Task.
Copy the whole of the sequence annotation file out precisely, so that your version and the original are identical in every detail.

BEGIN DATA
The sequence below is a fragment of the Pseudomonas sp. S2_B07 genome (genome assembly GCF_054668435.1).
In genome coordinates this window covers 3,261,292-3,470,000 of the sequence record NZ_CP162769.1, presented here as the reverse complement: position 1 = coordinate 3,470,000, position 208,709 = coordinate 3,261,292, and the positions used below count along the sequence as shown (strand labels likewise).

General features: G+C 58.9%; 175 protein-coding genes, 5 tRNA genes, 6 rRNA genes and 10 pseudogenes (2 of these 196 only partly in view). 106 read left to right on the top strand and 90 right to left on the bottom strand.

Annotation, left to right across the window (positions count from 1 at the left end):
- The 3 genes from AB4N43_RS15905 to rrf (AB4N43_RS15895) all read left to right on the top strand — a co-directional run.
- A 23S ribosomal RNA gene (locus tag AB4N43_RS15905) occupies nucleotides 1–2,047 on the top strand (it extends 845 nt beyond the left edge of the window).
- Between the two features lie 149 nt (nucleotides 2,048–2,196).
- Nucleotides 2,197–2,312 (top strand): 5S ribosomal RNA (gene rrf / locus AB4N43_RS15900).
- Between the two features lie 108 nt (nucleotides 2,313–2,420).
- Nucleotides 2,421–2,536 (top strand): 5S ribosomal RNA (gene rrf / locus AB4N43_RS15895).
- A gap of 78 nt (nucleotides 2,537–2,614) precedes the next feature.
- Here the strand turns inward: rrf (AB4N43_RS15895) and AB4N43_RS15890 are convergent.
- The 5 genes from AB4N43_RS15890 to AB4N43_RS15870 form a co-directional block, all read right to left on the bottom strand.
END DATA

The sequence below is a fragment of the Pseudomonas sp. S2_B07 genome (genome assembly GCF_054668435.1).
In genome coordinates this window covers 3,261,292-3,470,000 of the sequence record NZ_CP162769.1, presented here as the reverse complement: position 1 = coordinate 3,470,000, position 208,709 = coordinate 3,261,292, and the positions used below count along the sequence as shown (strand labels likewise).

General features: G+C 58.9%; 175 protein-coding genes, 5 tRNA genes, 6 rRNA genes and 10 pseudogenes (2 of these 196 only partly in view). 106 read left to right on the top strand and 90 right to left on the bottom strand.

Annotation, left to right across the window (positions count from 1 at the left end):
- The 3 genes from AB4N43_RS15905 to rrf (AB4N43_RS15895) all read left to right on the top strand — a co-directional run.
- A 23S ribosomal RNA gene (locus tag AB4N43_RS15905) occupies nucleotides 1–2,047 on the top strand (it extends 845 nt beyond the left edge of the window).
- Between the two features lie 149 nt (nucleotides 2,048–2,196).
- Nucleotides 2,197–2,312 (top strand): 5S ribosomal RNA (gene rrf / locus AB4N43_RS15900).
- Between the two features lie 108 nt (nucleotides 2,313–2,420).
- Nucleotides 2,421–2,536 (top strand): 5S ribosomal RNA (gene rrf / locus AB4N43_RS15895).
- A gap of 78 nt (nucleotides 2,537–2,614) precedes the next feature.
- Here the strand turns inward: rrf (AB4N43_RS15895) and AB4N43_RS15890 are convergent.
- The 5 genes from AB4N43_RS15890 to AB4N43_RS15870 form a co-directional block, all read right to left on the bottom strand.